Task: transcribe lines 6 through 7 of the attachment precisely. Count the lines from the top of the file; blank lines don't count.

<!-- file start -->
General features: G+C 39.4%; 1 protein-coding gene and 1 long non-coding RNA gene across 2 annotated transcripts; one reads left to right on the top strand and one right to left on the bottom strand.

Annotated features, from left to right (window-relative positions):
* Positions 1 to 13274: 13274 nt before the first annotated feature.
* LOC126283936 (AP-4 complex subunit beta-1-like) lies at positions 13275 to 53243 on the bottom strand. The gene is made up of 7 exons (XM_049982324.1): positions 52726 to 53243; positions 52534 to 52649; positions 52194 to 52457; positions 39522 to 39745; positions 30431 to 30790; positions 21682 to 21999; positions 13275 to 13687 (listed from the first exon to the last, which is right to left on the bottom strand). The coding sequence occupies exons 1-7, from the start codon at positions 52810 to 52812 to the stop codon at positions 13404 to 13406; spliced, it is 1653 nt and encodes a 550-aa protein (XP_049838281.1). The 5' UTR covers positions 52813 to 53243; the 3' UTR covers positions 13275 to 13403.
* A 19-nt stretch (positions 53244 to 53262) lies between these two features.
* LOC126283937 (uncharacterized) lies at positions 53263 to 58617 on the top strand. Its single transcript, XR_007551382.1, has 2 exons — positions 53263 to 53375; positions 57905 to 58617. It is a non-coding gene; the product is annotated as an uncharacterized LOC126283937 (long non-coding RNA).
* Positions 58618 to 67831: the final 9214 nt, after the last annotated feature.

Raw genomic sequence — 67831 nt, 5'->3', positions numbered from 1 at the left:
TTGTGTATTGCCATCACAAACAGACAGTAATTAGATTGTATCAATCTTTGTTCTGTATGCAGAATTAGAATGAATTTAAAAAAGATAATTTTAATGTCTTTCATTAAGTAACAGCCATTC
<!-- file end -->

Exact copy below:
* LOC126283937 (uncharacterized) lies at positions 53263 to 58617 on the top strand. Its single transcript, XR_007551382.1, has 2 exons — positions 53263 to 53375; positions 57905 to 58617. It is a non-coding gene; the product is annotated as an uncharacterized LOC126283937 (long non-coding RNA).
* Positions 58618 to 67831: the final 9214 nt, after the last annotated feature.